All You Need to Know About Spotify’s U.S. Launch

Swedish award-winning music streaming service Spotify has announced that it will launch in the U.S. July 14, 2011. The service that was exclusive to the UK, is music streaming service with tons of buzz behind it. Pricing will be $4.99 a month for streaming on the web and $9.99 a month for streaming to your mobile device. According to the report, Spotify U.S. will have an invite-only free, ad-supported service, with a $4.99-per-month ad-free version and the full “premium” experience, including mobile access, costing $9.99. Once you get in you’ll have access to a library of 15 million songs, which you can enjoy for free with ads, $5 a month with no ads, or $10 a month to include your mobile and higher bit rates in the mix — right in line with services like Rdio and MOG, except for that sweet, sweet ad-supported option. Oh, and let’s not forget Spotify’s real killer feature: a truly great native application for Mac and Windows.

Users can access approximately 15 million tracks (growing by approximately 10,000 tracks per day) via searching for artists, albums, titles, labels and genres, and gives users access to tracks from many major and independent labels. Some artists have opted not to be added to Spotify at this time. Additionally, some artists are missing in certain regions due to licensing restrictions imposed by the record labels. For example, Oasis and Led Zeppelin are currently unavailable to listeners from United Kingdom-based IP addresses. However, cover versions of the music of these artists can be found on Spotify with a full-text search.

Users can also set up playlists and share them, or edit them together with other users (see collaborative software). For this purpose the playlist link can directly be dragged into an email or an instant messaging window. If the recipient follows the link, the playlist will be downloaded into the Spotify-client of the recipient. Downloaded playlists will then auto-update if the author adds or removes tracks. Like normal links, the playlist links can be used everywhere. The same principle also works for single tracks, which can be used via drag and drop on applications and websites at will. There are a number of websites for sharing of Spotify playlists and songs where users can share, rate and discuss them.\

In addition, the application features Last.fm integration which allows the current track to be "scrobbled" without making use of the Last.fm software. Spotify also includes a Radio feature available to Spotify Free, Unlimited and Premium accounts, which creates a random playlist of songs chosen based on specified genres and decades. An Artist Radio feature creates a random playlist of songs by artists related to (and including) the selected artist.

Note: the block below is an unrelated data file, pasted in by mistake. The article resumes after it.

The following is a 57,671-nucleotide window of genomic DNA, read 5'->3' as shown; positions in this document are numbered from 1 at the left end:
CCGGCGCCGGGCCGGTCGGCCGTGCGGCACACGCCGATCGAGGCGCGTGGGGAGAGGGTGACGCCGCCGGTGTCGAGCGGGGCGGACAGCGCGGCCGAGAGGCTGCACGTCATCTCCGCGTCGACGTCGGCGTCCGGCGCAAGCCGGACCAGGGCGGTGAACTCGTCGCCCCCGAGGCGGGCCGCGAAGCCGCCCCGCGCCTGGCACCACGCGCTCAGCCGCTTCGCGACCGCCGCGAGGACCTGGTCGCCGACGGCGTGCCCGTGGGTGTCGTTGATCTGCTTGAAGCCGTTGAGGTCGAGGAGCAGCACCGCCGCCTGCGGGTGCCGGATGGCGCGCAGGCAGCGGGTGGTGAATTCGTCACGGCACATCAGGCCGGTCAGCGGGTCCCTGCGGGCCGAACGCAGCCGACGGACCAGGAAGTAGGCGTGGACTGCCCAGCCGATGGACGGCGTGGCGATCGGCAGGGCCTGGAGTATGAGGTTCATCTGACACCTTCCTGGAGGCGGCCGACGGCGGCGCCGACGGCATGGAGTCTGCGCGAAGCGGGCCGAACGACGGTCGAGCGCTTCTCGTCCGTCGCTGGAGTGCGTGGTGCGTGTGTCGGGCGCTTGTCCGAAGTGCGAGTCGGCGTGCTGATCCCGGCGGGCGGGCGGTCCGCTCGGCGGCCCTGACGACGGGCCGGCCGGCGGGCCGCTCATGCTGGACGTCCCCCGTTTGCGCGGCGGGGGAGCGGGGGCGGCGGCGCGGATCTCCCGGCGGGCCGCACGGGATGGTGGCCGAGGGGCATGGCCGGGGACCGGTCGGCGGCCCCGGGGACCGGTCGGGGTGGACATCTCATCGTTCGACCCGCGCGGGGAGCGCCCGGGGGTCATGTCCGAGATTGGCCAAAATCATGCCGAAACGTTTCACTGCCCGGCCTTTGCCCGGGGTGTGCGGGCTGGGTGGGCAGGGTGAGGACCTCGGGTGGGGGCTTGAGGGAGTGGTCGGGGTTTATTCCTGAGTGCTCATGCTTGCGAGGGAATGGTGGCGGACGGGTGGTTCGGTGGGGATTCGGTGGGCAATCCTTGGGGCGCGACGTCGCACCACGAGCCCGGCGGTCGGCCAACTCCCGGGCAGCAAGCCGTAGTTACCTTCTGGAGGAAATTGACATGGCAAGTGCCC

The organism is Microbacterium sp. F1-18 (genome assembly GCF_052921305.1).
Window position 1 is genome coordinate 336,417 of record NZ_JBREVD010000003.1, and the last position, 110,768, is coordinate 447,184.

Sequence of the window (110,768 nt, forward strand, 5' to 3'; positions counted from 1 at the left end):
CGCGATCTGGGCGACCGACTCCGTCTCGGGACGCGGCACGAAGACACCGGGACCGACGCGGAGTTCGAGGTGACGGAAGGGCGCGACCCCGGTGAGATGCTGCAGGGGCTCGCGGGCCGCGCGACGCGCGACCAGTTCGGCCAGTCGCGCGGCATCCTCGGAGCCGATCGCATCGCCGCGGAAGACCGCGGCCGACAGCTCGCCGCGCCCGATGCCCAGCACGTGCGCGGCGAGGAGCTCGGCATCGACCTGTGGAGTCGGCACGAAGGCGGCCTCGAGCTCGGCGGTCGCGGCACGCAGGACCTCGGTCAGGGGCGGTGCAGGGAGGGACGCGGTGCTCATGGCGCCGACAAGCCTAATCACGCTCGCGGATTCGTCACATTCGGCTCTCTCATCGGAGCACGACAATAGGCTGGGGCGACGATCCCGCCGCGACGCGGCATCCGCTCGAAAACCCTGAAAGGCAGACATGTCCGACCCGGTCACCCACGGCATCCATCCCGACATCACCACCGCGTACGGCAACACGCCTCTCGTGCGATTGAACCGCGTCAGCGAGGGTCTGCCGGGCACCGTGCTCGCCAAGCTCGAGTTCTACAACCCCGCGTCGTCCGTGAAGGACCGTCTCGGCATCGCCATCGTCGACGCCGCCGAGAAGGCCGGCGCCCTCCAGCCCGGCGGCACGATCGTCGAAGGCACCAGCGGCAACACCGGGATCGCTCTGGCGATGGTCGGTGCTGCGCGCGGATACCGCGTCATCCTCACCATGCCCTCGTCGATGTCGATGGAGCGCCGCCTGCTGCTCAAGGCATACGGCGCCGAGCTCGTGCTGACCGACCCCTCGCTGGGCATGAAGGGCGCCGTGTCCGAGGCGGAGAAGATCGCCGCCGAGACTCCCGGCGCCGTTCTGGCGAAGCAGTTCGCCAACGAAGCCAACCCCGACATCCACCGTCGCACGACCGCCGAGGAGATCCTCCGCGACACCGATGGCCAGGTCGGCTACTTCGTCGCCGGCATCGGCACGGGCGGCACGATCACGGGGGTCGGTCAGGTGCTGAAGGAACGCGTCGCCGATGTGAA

Spotify provides a fantastic music streaming service, but it faces a number of challenges in the American market. While the company had relatively little competition in Europe as a subscription service, in the United States a number of similar companies have gotten a head start, including Rhapsody, Rdio andMOG. Like those services, Spotify allows its premium users to save a certain number of tracks to their phones for offline use, in the subway or on the plane. And new cloud services from Apple, Google and Amazon promise to make people’s music collections available anywhere they go. Whether the company makes a profit is another question. It lost $26.5 million in 2009, but it has not reported on its financial performance for last year.

Spotify’s speed offers the company one significant advantage over its American competitors. But its crucial selling point has been its free access, which the company believes can lure in new users, who then get attached to its playlisting and social networking features and will be enticed to join.
That reliance on free access, however, has also worried American record labels and some analysts, who fear that it could cannibalize sales from other sources, like iTunes.

In fact, Spotify’s greatest advantage in the United States is Facebook. The service is already closely integrated with Facebook, so that users can easily share songs with friends and play with features like drag-and-drop playlists. Spotify is also one of several digital music services that has been in talks with Facebook to help it develop an extensive media platform that could instantly raise its profile here.

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